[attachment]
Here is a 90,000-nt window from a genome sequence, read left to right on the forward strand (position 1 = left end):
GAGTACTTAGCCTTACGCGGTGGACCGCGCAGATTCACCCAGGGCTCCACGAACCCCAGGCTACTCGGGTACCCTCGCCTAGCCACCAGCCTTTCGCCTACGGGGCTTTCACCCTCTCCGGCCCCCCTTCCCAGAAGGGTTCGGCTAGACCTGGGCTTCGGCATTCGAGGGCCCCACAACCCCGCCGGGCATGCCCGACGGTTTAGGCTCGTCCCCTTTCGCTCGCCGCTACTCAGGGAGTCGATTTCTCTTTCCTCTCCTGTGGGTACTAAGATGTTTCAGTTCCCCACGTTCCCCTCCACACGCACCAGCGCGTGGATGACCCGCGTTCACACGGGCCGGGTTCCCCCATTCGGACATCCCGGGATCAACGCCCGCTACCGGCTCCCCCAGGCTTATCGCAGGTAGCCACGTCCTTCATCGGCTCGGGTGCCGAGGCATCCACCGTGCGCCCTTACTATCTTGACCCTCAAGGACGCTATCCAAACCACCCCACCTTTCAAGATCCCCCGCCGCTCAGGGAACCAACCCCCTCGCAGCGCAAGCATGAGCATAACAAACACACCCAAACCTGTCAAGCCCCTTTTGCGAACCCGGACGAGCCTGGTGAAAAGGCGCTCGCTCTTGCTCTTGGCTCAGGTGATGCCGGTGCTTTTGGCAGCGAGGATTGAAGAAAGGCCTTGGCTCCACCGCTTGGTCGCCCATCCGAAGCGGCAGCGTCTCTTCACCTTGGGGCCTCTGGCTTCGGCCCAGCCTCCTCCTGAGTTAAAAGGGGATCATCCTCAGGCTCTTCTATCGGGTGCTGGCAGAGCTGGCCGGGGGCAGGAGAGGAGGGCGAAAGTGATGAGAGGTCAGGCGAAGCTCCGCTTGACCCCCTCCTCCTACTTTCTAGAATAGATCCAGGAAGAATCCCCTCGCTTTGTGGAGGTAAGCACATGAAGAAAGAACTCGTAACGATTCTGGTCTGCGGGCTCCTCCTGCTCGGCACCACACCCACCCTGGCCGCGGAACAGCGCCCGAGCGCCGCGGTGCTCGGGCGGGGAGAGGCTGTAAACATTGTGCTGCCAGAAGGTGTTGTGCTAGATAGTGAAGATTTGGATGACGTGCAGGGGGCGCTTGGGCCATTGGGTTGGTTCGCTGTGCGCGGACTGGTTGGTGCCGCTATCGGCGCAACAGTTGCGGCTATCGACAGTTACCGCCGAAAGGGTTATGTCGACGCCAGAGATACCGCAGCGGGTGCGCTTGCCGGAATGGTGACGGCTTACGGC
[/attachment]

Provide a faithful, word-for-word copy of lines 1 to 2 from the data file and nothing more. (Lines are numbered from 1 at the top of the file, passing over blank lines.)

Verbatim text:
Here is a 90,000-nt window from a genome sequence, read left to right on the forward strand (position 1 = left end):
GAGTACTTAGCCTTACGCGGTGGACCGCGCAGATTCACCCAGGGCTCCACGAACCCCAGGCTACTCGGGTACCCTCGCCTAGCCACCAGCCTTTCGCCTACGGGGCTTTCACCCTCTCCGGCCCCCCTTCCCAGAAGGGTTCGGCTAGACCTGGGCTTCGGCATTCGAGGGCCCCACAACCCCGCCGGGCATGCCCGACGGTTTAGGCTCGTCCCCTTTCGCTCGCCGCTACTCAGGGAGTCGATTTCTCTTTCCTCTCCTGTGGGTACTAAGATGTTTCAGTTCCCCACGTTCCCCTCCACACGCACCAGCGCGTGGATGACCCGCGTTCACACGGGCCGGGTTCCCCCATTCGGACATCCCGGGATCAACGCCCGCTACCGGCTCCCCCAGGCTTATCGCAGGTAGCCACGTCCTTCATCGGCTCGGGTGCCGAGGCATCCACCGTGCGCCCTTACTATCTTGACCCTCAAGGACGCTATCCAAACCACCCCACCTTTCAAGATCCCCCGCCGCTCAGGGAACCAACCCCCTCGCAGCGCAAGCATGAGCATAACAAACACACCCAAACCTGTCAAGCCCCTTTTGCGAACCCGGACGAGCCTGGTGAAAAGGCGCTCGCTCTTGCTCTTGGCTCAGGTGATGCCGGTGCTTTTGGCAGCGAGGATTGAAGAAAGGCCTTGGCTCCACCGCTTGGTCGCCCATCCGAAGCGGCAGCGTCTCTTCACCTTGGGGCCTCTGGCTTCGGCCCAGCCTCCTCCTGAGTTAAAAGGGGATCATCCTCAGGCTCTTCTATCGGGTGCTGGCAGAGCTGGCCGGGGGCAGGAGAGGAGGGCGAAAGTGATGAGAGGTCAGGCGAAGCTCCGCTTGACCCCCTCCTCCTACTTTCTAGAATAGATCCAGGAAGAATCCCCTCGCTTTGTGGAGGTAAGCACATGAAGAAAGAACTCGTAACGATTCTGGTCTGCGGGCTCCTCCTGCTCGGCACCACACCCACCCTGGCCGCGGAACAGCGCCCGAGCGCCGCGGTGCTCGGGCGGGGAGAGGCTGTAAACATTGTGCTGCCAGAAGGTGTTGTGCTAGATAGTGAAGATTTGGATGACGTGCAGGGGGCGCTTGGGCCATTGGGTTGGTTCGCTGTGCGCGGACTGGTTGGTGCCGCTATCGGCGCAACAGTTGCGGCTATCGACAGTTACCGCCGAAAGGGTTATGTCGACGCCAGAGATACCGCAGCGGGTGCGCTTGCCGGAATGGTGACGGCTTACGGC